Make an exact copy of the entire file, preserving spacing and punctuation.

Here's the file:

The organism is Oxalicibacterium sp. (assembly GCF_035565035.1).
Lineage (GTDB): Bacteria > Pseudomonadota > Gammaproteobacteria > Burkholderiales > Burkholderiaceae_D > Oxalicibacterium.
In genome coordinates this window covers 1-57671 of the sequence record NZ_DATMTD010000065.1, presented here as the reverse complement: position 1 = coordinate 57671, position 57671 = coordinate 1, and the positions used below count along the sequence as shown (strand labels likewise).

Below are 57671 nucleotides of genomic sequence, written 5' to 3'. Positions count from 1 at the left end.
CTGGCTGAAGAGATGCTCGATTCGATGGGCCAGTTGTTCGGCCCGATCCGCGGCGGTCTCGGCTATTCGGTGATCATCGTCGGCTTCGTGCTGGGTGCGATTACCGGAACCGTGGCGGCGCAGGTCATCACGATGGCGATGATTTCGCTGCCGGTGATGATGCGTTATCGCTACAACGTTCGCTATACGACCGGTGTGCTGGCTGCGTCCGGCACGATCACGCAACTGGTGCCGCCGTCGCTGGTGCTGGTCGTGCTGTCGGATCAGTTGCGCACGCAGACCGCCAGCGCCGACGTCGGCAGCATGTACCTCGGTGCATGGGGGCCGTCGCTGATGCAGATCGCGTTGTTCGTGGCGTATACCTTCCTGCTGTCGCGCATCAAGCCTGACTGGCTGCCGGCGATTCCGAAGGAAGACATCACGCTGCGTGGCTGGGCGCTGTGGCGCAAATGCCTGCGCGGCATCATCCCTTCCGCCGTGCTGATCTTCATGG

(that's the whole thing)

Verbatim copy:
The organism is Oxalicibacterium sp. (assembly GCF_035565035.1).
Lineage (GTDB): Bacteria > Pseudomonadota > Gammaproteobacteria > Burkholderiales > Burkholderiaceae_D > Oxalicibacterium.
In genome coordinates this window covers 1-57671 of the sequence record NZ_DATMTD010000065.1, presented here as the reverse complement: position 1 = coordinate 57671, position 57671 = coordinate 1, and the positions used below count along the sequence as shown (strand labels likewise).

Below are 57671 nucleotides of genomic sequence, written 5' to 3'. Positions count from 1 at the left end.
CTGGCTGAAGAGATGCTCGATTCGATGGGCCAGTTGTTCGGCCCGATCCGCGGCGGTCTCGGCTATTCGGTGATCATCGTCGGCTTCGTGCTGGGTGCGATTACCGGAACCGTGGCGGCGCAGGTCATCACGATGGCGATGATTTCGCTGCCGGTGATGATGCGTTATCGCTACAACGTTCGCTATACGACCGGTGTGCTGGCTGCGTCCGGCACGATCACGCAACTGGTGCCGCCGTCGCTGGTGCTGGTCGTGCTGTCGGATCAGTTGCGCACGCAGACCGCCAGCGCCGACGTCGGCAGCATGTACCTCGGTGCATGGGGGCCGTCGCTGATGCAGATCGCGTTGTTCGTGGCGTATACCTTCCTGCTGTCGCGCATCAAGCCTGACTGGCTGCCGGCGATTCCGAAGGAAGACATCACGCTGCGTGGCTGGGCGCTGTGGCGCAAATGCCTGCGCGGCATCATCCCTTCCGCCGTGCTGATCTTCATGG